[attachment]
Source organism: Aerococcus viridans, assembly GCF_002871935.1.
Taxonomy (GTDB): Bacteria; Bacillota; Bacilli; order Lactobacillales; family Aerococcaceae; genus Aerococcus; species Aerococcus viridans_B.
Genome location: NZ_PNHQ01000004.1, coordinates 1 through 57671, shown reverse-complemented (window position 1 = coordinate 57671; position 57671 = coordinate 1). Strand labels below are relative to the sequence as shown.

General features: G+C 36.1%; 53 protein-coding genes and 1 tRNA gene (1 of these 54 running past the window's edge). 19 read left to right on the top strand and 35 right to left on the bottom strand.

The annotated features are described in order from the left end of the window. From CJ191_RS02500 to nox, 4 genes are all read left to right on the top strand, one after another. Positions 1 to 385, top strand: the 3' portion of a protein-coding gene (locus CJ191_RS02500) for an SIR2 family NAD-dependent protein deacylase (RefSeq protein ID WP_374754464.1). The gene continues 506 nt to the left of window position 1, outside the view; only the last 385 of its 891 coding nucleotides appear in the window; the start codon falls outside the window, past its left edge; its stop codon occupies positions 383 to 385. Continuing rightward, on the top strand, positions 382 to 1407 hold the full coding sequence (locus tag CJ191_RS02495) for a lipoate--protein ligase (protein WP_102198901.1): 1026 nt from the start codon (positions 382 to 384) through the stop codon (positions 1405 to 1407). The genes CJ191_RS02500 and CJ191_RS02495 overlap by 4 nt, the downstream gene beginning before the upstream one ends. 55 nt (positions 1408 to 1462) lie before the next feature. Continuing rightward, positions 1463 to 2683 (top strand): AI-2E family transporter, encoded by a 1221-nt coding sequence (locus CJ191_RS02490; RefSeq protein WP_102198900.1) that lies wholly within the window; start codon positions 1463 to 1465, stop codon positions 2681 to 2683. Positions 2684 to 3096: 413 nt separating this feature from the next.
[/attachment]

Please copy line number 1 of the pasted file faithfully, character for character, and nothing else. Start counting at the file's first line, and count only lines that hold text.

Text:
Source organism: Aerococcus viridans, assembly GCF_002871935.1.